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Old 2008-05-11, 01:26 AM   #1
Fooby
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Post Writing Troubles

I'm having troubles writing a novel I am trying to write right now. I need some help with writing methods, I thought that if I wrote the basic storyline, added more parts, put in detail, put it in sentences then add more detail. Would that work? If not could someone tell me some helpful methods?
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Old 2008-05-11, 02:06 AM   #2
Goats_On_Unicycles
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That sounds like a good way to go about it.
I only write songs, poem, short stories and such but I could also suggest writing it as a short story first. Then rewrite it as a short story in 5 parts and then rewrite it as a novel.
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Old 2008-05-11, 02:08 AM   #3
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Ok, I'll try that, if it doesn't work out I'll go back to my old method.
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Old 2008-05-11, 02:25 AM   #4
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I'm just suggesting that... You're way sounds really good too.
Do whatever is easiest.
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Old 2008-05-11, 10:40 AM   #5
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start easy. dont plow into a novel to start with. work on developing a style through short stories and essays. Jot down the story line you have and maybe work on a few short stories using it. nothing to 'epic'. Easiest things to write about are things that you have lived through. You can make even something as simple as eating a bisicuit amazing by using words if that makes sense.

goodluck.
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Old 2008-05-11, 12:21 PM   #6
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Rewrite,rewrite,rewrite

Quote:
Originally Posted by Fooby
I'm having troubles writing a novel I am trying to write right now. I need some help with writing methods, I thought that if I wrote the basic storyline, added more parts, put in detail, put it in sentences then add more detail. Would that work? If not could someone tell me some helpful methods?

Good morning from the right coast of Canada.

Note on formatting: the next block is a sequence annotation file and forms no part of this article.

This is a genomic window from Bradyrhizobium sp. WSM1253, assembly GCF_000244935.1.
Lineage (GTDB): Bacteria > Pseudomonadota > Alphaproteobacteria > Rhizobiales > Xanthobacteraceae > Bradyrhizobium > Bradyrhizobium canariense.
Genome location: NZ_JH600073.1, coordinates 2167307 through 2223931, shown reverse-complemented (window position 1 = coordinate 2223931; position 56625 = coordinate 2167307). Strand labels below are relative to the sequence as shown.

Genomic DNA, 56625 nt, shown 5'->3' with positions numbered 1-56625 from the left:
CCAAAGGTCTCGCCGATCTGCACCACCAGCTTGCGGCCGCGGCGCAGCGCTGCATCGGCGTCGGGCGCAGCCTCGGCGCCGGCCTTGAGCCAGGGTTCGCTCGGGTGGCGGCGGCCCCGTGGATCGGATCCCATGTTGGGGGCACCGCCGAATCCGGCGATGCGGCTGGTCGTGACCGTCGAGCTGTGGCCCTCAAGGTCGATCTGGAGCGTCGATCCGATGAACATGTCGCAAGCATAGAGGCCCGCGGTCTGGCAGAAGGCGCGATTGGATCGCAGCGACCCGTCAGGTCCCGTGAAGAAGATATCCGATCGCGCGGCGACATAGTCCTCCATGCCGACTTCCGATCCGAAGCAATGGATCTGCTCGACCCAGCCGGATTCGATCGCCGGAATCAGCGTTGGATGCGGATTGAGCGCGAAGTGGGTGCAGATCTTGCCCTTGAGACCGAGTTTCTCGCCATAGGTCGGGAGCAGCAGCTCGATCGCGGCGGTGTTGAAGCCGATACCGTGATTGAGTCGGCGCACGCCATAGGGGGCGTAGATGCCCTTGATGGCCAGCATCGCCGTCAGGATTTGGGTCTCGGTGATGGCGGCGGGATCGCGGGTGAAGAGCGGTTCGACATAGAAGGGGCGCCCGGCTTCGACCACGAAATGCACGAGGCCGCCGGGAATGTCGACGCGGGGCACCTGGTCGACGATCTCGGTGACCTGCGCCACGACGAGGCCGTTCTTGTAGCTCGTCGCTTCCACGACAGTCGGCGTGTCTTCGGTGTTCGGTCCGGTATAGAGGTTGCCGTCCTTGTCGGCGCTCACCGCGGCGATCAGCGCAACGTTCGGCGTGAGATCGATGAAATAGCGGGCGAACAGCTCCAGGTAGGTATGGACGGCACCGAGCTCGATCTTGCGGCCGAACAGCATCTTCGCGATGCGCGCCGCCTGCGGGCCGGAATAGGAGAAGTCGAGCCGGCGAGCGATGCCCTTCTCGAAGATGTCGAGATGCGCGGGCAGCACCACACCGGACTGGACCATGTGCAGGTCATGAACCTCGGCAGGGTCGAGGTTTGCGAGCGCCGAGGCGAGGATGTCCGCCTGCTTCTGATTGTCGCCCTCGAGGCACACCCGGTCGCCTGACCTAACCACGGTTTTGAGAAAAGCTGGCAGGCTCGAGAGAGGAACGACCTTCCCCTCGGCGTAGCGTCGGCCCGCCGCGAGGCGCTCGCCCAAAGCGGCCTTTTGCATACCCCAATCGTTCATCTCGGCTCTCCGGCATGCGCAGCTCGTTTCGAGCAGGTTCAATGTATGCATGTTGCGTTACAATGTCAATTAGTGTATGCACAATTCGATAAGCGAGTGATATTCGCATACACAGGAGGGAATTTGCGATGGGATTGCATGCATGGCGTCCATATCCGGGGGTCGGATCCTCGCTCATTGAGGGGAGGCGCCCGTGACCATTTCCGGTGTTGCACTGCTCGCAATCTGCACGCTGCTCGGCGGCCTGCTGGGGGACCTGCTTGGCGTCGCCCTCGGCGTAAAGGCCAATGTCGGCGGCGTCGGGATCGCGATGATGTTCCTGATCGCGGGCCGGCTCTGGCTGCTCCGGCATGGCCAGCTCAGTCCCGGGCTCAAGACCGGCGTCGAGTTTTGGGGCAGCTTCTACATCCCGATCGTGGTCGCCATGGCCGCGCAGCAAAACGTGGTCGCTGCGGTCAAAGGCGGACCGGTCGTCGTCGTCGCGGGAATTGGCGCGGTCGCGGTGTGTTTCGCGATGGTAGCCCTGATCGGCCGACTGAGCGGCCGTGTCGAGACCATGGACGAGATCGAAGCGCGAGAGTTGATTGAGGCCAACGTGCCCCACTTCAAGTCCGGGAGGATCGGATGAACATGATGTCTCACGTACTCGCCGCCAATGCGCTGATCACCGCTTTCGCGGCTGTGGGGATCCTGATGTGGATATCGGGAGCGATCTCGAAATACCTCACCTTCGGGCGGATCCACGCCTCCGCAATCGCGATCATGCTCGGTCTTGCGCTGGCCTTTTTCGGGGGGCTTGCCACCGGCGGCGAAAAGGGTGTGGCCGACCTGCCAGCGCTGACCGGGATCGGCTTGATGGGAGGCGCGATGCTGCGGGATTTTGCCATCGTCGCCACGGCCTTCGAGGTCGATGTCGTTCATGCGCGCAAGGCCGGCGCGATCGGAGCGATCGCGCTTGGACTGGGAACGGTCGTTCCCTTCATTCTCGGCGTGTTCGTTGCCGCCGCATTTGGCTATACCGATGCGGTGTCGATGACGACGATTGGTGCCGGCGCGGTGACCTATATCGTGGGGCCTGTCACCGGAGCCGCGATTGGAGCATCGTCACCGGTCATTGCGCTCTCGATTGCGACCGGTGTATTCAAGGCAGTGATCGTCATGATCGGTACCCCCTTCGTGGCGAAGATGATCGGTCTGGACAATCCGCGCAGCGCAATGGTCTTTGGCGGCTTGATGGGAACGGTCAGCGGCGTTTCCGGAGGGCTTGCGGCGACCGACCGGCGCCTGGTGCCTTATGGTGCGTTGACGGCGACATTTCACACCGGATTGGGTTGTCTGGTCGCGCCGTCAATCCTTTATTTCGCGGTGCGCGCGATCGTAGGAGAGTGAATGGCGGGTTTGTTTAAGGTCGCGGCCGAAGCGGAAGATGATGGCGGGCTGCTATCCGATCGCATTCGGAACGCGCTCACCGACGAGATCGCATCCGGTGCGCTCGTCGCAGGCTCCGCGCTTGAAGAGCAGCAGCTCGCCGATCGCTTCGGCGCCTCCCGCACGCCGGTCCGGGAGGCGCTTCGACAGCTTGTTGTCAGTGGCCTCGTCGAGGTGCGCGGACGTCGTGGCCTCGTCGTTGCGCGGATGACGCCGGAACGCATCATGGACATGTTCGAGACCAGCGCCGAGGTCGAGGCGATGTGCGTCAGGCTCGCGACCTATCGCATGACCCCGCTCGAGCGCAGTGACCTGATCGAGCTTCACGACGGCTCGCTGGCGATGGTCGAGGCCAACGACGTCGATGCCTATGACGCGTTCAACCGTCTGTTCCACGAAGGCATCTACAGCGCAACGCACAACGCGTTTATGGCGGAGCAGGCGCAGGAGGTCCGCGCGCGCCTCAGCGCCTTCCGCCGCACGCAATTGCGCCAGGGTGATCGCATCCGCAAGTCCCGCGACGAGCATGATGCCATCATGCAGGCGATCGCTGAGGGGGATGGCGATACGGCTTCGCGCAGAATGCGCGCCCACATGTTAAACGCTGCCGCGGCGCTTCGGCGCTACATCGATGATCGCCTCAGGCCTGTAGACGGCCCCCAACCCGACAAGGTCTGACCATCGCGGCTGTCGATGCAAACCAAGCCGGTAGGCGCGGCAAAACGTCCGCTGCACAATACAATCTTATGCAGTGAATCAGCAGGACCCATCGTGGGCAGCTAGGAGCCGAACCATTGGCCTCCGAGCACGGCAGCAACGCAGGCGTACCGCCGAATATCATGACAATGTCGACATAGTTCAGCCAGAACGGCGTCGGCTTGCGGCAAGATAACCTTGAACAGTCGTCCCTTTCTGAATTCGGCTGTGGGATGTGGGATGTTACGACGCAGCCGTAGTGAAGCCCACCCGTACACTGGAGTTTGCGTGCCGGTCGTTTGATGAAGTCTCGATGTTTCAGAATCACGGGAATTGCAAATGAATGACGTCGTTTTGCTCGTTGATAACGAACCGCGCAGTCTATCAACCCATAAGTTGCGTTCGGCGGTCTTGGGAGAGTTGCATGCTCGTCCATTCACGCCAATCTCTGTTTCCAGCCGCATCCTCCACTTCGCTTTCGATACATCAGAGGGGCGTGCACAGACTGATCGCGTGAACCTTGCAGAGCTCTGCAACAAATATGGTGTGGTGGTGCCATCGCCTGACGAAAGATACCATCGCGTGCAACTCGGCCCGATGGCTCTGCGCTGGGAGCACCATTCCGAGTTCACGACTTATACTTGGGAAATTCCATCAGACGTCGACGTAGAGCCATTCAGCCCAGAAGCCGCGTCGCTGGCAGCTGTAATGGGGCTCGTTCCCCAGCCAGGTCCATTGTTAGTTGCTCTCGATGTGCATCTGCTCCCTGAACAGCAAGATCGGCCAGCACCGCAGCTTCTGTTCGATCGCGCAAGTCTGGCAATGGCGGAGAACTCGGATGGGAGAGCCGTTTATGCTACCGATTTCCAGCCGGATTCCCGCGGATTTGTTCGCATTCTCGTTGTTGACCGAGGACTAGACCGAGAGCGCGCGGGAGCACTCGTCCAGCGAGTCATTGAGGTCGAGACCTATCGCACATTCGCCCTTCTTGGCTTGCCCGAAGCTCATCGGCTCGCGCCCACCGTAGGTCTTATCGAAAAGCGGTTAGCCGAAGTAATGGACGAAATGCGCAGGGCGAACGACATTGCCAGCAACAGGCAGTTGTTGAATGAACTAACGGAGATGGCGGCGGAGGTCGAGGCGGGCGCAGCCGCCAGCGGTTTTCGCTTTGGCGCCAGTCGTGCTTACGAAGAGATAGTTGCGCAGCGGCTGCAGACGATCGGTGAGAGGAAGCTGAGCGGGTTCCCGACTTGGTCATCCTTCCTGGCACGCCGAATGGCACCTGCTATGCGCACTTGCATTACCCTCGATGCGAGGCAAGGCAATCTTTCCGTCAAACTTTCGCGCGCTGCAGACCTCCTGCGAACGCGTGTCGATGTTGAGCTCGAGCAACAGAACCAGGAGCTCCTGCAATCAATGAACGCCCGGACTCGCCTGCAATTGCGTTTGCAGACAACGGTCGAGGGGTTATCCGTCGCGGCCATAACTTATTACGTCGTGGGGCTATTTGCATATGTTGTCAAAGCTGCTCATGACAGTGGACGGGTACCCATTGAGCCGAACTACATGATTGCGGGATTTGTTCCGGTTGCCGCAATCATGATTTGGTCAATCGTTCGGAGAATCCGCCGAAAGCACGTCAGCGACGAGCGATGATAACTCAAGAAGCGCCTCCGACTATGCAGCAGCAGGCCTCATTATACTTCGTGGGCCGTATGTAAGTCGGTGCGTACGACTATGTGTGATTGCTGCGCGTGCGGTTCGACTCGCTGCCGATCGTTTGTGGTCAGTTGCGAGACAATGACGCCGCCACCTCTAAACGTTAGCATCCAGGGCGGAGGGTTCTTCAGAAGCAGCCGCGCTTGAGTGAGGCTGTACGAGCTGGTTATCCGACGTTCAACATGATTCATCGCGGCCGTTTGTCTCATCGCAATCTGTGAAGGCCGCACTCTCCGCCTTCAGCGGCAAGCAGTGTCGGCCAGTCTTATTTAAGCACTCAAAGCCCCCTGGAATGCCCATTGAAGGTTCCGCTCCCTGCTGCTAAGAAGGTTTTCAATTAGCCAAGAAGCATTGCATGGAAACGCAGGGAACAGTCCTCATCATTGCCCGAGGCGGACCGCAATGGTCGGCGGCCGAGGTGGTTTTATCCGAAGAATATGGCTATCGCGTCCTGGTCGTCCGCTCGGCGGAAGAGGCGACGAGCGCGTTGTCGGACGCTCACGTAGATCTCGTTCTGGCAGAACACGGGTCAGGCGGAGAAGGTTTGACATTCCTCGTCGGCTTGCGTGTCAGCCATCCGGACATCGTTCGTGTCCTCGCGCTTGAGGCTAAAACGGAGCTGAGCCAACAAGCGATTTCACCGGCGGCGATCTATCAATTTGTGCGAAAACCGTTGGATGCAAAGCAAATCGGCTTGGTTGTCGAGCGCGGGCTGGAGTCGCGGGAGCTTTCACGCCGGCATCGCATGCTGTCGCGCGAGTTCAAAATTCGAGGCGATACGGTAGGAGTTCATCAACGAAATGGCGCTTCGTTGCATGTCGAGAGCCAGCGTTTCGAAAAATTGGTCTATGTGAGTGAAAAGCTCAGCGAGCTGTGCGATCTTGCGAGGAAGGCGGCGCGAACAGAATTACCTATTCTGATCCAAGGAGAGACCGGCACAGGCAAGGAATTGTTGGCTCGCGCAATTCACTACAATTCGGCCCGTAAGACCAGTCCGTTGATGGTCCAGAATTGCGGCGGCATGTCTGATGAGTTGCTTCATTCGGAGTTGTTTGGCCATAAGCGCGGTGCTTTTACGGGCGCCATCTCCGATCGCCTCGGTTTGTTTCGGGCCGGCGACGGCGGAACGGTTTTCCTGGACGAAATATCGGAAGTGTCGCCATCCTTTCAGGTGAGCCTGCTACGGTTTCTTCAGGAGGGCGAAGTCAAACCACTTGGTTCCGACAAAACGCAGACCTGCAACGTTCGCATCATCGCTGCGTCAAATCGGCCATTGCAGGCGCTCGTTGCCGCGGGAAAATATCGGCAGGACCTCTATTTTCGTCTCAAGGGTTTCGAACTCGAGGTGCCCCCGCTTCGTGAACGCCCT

Now writing is something I can help with, having been paid to do it since I was twenty.
It is easy to get in the middle of a piece and get discouraged. Here are my suggestions.
1. Read this: it contains everything about dramatic structure there is to know. This is Aristotle's "Poetics." http://classics.mit.edu/Aristotle/poetics.html

2. Read. Robert Hughes, an Australian art critic, who wrote what I think is the best history of OZ ever. Look for " A Distant Shore". You may also want to look at the book he created for the Barcelona Olympics. Look at the style, the organization of material.

3.Writing is an unenviable concern. Lots of time you simply don't know what to say, or worse, say what you don't mean in a bad way. Read a dictionary every day, a page a day. And never try to push the writing. It will not work.

4. The more time you spend with the work, the more ways you will see to say the things you mean. It is the hardest work I can imagine.

5. If you want to see the culmination of storytelling, read "The Old Man and the Sea." It is for a lot of reasons a manipulation of the form, endlessly sentimental, but just look at the language. You know, if you run Windows , there is a little program that analyzes the quality of your writing by looking at word length, syllable count and something called the Flesch Readability Quotient. This is a useful tool. You may also look at "Bullshot" , a free program that points out b***s**t in your writing.
Hemingway scored in the low 80's which means his writing was available to anyone with a sixth grade education. I did a similar look at Thomas McGuane an American writer who has turned out incredible novels, with language to kill for. He scored the same as Hemingway, though their styles are fundamentally different.

So, that's sort of a wide-ranging overview of writing. But never stop, never be discouraged and just sit in front of the keyboard everyday no matter whether you have an idea or not. Like riding distance, some days you have no idea what you are doing. Ignore this impulse. Writing a novel is like running a marathon. Take on water and never quit.

With best from here,
william dockrill
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Old 2008-05-11, 02:52 PM   #7
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With the advent of word processors, it is easy to very quickly write stream of consciousness prose. This can be subsequently proofread with the nonsense and errors being corrected later. One of the things I tell grad students writing their theses is to do a very rough outline and then fill it in quickly without regard to grammar, structure, or spelling. Then go back and make it first readable, then precise, and finally artistic. In theory this should work for fiction as well.